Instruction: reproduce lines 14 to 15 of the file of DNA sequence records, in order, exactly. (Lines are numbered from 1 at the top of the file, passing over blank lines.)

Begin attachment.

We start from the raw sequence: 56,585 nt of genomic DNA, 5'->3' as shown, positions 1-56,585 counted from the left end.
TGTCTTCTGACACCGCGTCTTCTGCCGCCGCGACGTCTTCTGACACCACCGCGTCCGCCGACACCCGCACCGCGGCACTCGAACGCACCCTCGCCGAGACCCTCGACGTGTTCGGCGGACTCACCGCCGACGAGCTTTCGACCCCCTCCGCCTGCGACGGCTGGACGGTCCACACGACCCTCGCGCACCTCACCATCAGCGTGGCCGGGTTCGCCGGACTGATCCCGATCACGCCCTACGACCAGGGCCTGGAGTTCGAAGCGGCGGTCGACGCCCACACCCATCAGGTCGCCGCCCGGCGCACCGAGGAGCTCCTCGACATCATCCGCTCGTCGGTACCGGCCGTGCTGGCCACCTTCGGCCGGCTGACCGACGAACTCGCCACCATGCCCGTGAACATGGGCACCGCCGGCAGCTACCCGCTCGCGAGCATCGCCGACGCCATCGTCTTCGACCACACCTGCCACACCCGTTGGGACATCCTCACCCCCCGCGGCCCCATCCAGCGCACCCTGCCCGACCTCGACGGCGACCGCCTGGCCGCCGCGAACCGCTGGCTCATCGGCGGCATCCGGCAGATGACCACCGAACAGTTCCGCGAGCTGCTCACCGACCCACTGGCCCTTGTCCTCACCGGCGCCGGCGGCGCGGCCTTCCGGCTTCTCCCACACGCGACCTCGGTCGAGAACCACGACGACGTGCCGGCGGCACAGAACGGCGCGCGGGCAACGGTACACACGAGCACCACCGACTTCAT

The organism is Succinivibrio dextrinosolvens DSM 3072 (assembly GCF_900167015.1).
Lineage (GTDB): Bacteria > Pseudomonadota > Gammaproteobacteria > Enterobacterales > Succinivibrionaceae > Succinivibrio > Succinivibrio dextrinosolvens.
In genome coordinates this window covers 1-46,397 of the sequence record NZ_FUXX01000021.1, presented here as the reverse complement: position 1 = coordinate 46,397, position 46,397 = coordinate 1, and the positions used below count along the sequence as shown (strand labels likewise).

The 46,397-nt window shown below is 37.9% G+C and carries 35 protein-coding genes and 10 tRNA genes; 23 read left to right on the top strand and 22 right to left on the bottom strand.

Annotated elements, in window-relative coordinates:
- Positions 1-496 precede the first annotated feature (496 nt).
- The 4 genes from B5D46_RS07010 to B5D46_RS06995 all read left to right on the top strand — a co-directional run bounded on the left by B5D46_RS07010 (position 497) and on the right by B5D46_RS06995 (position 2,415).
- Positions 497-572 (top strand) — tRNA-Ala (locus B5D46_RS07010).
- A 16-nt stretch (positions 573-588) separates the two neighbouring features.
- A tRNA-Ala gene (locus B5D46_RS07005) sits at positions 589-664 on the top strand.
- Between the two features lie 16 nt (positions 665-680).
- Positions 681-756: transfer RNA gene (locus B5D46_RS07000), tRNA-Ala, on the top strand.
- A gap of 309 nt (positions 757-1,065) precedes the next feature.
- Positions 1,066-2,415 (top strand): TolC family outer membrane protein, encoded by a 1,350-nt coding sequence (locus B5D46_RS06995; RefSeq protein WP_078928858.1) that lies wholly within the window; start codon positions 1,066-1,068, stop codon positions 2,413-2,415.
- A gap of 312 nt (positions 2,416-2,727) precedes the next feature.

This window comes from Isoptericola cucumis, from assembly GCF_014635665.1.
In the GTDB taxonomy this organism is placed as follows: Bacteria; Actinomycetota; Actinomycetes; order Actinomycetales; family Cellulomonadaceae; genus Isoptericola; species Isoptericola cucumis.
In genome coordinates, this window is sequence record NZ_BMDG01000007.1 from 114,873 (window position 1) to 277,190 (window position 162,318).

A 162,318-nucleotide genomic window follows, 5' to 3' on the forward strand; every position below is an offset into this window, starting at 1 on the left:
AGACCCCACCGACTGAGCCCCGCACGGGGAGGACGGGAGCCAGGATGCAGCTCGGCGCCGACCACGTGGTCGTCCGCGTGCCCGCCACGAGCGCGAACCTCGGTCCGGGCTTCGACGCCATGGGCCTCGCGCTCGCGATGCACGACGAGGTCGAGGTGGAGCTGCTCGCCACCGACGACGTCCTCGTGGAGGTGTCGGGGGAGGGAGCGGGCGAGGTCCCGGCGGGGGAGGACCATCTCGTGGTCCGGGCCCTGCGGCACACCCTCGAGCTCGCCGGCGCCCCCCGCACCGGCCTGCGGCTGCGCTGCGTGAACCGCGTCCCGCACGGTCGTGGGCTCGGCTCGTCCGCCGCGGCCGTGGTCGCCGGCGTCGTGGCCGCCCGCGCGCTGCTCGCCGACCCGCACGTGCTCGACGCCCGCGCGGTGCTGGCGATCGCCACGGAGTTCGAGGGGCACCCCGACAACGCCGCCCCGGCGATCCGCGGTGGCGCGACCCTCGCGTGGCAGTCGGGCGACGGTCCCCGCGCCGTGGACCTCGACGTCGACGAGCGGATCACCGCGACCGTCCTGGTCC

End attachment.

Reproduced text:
- Positions 681-756: transfer RNA gene (locus B5D46_RS07000), tRNA-Ala, on the top strand.
- A gap of 309 nt (positions 757-1,065) precedes the next feature.